It is important to make expectations clear from the beginning. What time do you expect them to contribute? How do you expect them to communicate? What support are you offering them? What support are you not offering them?
For many research projects, it is not possible to exactly define the actual outcomes, but the amount of time that students work and the structure of the deliverables can be made clear. To help students devote the required time to their research, it can be helpful to agree on designated work times and even a workplace. Students can be asked to keep a detailed work journal, in addition to writing work plans and progress updates. Be clear about what students should prepare in advance of regular one-on-one or group meetings. This is particularly true when students are contributing during the academic year, when they may have many other responsibilities demanding their time.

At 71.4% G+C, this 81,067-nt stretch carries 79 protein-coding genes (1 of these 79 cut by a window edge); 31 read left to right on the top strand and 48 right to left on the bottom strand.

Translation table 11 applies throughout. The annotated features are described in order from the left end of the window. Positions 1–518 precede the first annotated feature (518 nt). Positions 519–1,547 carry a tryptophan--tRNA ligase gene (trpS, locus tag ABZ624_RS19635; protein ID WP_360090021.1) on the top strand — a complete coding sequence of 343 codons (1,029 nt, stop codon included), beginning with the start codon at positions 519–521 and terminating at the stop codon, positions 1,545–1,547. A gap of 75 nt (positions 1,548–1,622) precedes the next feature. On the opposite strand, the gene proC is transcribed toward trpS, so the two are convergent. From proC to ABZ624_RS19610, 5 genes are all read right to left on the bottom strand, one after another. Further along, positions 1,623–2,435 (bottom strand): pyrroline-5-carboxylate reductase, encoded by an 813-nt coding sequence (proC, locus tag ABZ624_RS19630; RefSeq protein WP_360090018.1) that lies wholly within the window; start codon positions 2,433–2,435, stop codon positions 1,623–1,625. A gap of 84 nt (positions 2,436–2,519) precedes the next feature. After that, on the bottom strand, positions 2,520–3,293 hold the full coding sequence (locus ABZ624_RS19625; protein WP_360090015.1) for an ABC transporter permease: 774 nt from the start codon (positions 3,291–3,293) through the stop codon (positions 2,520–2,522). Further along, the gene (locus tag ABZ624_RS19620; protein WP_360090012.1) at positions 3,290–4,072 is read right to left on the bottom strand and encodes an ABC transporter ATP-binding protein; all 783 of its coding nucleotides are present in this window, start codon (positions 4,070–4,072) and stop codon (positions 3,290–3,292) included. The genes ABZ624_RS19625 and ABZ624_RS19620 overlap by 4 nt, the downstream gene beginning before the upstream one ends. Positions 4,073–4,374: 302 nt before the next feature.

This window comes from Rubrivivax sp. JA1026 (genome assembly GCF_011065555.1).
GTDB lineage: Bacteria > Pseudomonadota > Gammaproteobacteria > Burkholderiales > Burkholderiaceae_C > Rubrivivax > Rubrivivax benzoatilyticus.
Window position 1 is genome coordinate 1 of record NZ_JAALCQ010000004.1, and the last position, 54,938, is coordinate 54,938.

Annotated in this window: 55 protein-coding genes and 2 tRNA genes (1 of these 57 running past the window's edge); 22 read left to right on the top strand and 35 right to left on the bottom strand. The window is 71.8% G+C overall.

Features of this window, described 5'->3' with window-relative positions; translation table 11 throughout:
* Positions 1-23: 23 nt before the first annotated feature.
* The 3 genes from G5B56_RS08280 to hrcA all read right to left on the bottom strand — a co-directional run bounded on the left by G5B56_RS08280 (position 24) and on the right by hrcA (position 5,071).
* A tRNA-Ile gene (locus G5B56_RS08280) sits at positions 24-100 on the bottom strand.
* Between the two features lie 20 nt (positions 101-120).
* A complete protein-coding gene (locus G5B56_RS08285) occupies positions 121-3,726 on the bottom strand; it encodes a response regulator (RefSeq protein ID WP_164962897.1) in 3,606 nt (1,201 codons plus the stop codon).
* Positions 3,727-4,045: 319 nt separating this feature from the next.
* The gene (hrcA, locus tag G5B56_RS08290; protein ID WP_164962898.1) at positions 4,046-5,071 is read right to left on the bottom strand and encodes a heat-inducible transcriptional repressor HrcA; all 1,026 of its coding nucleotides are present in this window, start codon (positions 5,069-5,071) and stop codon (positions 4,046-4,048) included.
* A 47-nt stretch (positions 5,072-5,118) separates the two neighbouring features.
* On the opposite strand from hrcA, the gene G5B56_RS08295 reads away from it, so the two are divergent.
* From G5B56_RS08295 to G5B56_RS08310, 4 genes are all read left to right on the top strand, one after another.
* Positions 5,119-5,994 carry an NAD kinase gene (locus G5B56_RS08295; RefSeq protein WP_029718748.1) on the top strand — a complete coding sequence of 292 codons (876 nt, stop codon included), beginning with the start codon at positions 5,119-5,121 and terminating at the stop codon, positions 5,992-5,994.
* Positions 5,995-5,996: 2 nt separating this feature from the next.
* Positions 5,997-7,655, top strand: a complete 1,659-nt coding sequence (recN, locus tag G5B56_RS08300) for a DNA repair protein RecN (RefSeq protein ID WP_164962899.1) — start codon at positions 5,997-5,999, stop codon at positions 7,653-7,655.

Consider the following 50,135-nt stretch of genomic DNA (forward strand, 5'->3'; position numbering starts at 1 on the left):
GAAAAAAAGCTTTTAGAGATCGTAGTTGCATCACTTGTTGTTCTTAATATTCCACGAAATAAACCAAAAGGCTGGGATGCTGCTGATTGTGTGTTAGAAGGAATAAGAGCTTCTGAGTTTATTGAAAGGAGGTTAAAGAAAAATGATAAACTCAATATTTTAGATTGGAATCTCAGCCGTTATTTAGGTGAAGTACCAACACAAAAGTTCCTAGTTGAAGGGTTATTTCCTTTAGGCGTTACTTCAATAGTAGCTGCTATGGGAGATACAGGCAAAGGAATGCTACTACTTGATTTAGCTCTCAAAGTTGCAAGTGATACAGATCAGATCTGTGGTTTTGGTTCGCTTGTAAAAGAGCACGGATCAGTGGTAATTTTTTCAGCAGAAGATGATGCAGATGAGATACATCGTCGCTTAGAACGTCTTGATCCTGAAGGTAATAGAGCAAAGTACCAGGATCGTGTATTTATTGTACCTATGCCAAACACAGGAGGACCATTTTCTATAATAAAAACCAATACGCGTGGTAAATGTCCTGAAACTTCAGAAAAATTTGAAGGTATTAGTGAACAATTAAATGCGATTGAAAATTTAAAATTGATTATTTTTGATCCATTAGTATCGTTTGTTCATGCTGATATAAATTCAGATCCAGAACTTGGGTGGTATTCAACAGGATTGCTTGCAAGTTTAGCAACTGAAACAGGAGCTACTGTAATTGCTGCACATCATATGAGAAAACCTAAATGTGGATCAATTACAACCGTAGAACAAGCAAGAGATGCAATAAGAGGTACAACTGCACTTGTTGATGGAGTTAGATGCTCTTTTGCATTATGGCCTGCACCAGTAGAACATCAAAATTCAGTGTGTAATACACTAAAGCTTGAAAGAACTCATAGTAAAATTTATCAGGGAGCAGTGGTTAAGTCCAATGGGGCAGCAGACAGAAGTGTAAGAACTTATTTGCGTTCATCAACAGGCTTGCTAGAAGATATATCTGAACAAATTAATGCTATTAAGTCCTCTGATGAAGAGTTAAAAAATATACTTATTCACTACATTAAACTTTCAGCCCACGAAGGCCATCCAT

It is important to agree in advance on the timing and scope of deliverables such as written reports and oral presentations. For example, in a 10-week summer research experience, students might be asked to give two 30-minute presentations (an initial research plan and background talk, followed by a final talk) and write an initial research proposal and a final paper in the format of a conference paper. Or perhaps if their contributions were to a project with established goals, you might agree to work towards some subgoal of the longer term project.
It’s also important to set expectations for any other researchers who might be working with the student, communicating how much time the student has committed, what reasonable progress might look like, and how to support the student in their learning.